Giant video projection, LANDLOCKED, to open tomorrow (Dec 12) until Jan 3

A002_C004_0609K1A large-scale outdoor projection of a series of documentary video portraits, LANDLOCKED, is being launched tomorrow (Friday December 12) at 5.30pm in the Thomas Street Community Gardens.

The work by video artist Christina Gangos will run until January 3 and will feature 10 people “who form the fabric of Limerick” projected on a large city wall on Thomas Street in Limerick City centre.

It was shot by the artist when she was living in Limerick and all the participants stand in silence. Participants were asked “to contemplate life-changing events for 10 minutes while they were filmed. Their thoughts are kept private, yet the camera documents the physical process, the slight movements and gentle motions of a body in thought”.

The people who took part in the recording range in age from eight years old to 50 (at the time of filming).

The project aims to create “a space for silence and stillness above the busy Christmas city streets”.

The giant video projections will be 20m x 11.25m and will be visible on the wall above the Thomas Street Community Gardens during the hours of darkness. The optimum time to view this work is from 5.30pm-7am.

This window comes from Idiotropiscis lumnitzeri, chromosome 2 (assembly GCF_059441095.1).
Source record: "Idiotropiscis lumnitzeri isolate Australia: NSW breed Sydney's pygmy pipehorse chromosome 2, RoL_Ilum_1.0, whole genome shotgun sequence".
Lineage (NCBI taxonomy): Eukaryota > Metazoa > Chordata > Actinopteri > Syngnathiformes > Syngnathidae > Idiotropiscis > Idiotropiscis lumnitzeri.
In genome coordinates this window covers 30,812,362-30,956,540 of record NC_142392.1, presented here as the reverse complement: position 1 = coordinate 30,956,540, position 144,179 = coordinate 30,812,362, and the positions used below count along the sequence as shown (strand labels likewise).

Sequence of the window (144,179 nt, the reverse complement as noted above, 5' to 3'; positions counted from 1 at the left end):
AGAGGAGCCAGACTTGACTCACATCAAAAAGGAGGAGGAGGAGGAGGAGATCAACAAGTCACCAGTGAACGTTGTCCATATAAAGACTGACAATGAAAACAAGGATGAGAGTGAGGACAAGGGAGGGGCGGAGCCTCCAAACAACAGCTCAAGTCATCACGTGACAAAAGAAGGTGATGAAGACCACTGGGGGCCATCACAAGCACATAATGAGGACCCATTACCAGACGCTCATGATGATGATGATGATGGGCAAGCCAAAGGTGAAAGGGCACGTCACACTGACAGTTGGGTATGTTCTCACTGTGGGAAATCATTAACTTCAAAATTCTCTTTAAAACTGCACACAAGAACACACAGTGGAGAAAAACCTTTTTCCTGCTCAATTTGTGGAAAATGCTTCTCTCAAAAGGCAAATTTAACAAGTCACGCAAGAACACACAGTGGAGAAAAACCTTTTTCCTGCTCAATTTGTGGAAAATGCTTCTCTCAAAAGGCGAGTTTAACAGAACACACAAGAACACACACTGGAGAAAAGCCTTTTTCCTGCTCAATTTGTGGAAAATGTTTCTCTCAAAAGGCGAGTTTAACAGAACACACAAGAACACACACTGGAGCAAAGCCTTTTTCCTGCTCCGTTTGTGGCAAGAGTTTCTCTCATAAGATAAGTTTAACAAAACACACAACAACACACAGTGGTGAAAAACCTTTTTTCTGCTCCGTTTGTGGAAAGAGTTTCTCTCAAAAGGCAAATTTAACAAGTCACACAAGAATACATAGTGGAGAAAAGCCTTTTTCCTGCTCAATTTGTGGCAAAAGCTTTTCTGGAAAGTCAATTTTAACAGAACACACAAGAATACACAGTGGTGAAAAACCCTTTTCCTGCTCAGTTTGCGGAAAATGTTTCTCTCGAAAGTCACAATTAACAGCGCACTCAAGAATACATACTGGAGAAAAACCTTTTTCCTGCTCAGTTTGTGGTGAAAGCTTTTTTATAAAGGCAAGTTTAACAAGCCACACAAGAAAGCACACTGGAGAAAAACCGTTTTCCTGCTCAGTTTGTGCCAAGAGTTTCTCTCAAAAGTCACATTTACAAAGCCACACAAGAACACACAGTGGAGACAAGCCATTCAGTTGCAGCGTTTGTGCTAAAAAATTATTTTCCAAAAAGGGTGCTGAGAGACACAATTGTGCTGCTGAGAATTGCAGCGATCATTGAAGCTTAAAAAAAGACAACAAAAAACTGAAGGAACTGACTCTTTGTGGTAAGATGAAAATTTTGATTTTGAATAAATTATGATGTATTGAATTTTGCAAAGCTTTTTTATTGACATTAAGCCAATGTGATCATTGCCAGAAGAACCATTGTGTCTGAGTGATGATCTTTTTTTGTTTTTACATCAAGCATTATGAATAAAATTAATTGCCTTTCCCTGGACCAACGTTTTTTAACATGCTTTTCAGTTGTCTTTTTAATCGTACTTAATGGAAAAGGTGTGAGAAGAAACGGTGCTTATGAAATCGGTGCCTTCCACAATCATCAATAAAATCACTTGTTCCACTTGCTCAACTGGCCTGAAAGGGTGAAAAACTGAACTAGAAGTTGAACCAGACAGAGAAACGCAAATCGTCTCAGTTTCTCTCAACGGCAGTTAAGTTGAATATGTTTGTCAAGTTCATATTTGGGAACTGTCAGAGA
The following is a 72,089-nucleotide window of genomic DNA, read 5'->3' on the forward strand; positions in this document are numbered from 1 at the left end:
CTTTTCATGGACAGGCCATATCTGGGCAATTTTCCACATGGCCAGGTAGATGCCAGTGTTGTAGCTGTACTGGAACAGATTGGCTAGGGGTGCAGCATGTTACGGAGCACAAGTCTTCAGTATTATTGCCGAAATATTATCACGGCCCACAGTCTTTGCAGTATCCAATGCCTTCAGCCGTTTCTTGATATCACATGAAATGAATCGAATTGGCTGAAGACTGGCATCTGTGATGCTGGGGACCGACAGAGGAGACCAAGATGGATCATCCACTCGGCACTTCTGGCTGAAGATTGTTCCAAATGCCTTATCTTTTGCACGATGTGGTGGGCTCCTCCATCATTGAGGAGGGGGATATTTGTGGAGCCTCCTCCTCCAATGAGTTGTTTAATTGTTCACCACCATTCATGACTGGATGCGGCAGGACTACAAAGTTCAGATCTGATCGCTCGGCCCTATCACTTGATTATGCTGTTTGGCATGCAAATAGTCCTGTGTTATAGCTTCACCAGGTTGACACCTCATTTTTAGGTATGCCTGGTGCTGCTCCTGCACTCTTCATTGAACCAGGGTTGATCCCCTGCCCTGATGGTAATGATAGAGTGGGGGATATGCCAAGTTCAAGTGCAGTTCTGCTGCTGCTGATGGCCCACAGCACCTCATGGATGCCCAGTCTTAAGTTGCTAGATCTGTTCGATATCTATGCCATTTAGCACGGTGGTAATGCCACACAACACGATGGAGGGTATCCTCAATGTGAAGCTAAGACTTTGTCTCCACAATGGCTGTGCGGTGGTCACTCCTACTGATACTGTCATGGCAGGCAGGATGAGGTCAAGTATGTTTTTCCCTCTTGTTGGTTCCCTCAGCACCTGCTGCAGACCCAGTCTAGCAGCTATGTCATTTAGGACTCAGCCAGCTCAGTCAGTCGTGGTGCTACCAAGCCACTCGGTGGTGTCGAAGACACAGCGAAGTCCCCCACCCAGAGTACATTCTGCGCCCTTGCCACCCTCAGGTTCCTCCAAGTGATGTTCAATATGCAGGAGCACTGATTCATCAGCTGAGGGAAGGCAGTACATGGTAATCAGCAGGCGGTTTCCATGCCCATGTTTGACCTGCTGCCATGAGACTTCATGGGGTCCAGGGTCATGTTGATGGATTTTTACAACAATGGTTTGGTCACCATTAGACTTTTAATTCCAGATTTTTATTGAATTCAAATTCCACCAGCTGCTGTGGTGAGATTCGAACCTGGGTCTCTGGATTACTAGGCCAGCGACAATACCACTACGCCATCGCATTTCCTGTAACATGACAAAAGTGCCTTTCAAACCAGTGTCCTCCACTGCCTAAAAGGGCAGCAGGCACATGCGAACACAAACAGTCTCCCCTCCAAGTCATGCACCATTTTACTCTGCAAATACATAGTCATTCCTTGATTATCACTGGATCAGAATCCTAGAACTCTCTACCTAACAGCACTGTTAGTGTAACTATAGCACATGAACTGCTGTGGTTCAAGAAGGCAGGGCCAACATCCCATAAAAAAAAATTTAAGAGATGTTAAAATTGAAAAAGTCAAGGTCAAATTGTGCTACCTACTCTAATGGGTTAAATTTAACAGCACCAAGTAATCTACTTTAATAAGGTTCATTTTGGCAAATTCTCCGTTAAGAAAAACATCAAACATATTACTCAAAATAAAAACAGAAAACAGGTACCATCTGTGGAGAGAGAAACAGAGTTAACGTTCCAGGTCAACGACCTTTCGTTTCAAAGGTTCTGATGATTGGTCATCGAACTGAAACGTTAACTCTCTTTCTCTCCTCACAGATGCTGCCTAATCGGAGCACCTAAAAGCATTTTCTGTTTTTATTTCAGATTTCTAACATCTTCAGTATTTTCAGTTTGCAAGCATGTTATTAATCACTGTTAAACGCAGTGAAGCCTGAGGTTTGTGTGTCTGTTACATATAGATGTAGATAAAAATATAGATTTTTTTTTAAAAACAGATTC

Commenting on the installation of this work, the artist Christina Gangos, said she was “very excited to have the opportunity to project this work in a large-scale outdoor location”.

“So often people and their thoughts are invisible to us, in LANDLOCKED I wanted to create a space for us to commune with others, without shame, social coding or language,” she added.

Ms Gangos is an independent documentary filmmaker, who lived in Limerick city for six years and is currently based in Athens, Greece. She studied journalism and history at the American College of Greece and then went on to do a Masters in Documentary by Practice at Royal Holloway, University of London. Her films have been shown at the National Portrait Gallery in London, Center Pompidou in Paris, Haus der Kulturen der Welt in Berlin, Gate Theater London, IFI Dublin and various major festivals.